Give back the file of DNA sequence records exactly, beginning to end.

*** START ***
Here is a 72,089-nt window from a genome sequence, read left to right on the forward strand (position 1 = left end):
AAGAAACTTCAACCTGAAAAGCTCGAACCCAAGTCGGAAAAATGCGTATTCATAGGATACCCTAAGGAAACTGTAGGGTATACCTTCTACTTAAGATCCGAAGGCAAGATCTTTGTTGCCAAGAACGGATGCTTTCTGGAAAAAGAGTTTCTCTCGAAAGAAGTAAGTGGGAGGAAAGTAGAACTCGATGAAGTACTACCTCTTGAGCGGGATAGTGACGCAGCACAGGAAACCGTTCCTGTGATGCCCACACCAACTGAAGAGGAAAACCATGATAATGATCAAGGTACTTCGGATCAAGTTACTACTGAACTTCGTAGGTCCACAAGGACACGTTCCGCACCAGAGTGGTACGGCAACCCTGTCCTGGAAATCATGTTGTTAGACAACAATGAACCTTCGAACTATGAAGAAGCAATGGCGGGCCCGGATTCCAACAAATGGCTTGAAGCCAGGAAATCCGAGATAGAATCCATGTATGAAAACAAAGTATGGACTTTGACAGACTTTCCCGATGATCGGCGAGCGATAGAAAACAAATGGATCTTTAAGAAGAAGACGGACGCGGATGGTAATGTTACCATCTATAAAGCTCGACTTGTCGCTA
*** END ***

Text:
Here is a 72,089-nt window from a genome sequence, read left to right on the forward strand (position 1 = left end):
AAGAAACTTCAACCTGAAAAGCTCGAACCCAAGTCGGAAAAATGCGTATTCATAGGATACCCTAAGGAAACTGTAGGGTATACCTTCTACTTAAGATCCGAAGGCAAGATCTTTGTTGCCAAGAACGGATGCTTTCTGGAAAAAGAGTTTCTCTCGAAAGAAGTAAGTGGGAGGAAAGTAGAACTCGATGAAGTACTACCTCTTGAGCGGGATAGTGACGCAGCACAGGAAACCGTTCCTGTGATGCCCACACCAACTGAAGAGGAAAACCATGATAATGATCAAGGTACTTCGGATCAAGTTACTACTGAACTTCGTAGGTCCACAAGGACACGTTCCGCACCAGAGTGGTACGGCAACCCTGTCCTGGAAATCATGTTGTTAGACAACAATGAACCTTCGAACTATGAAGAAGCAATGGCGGGCCCGGATTCCAACAAATGGCTTGAAGCCAGGAAATCCGAGATAGAATCCATGTATGAAAACAAAGTATGGACTTTGACAGACTTTCCCGATGATCGGCGAGCGATAGAAAACAAATGGATCTTTAAGAAGAAGACGGACGCGGATGGTAATGTTACCATCTATAAAGCTCGACTTGTCGCTA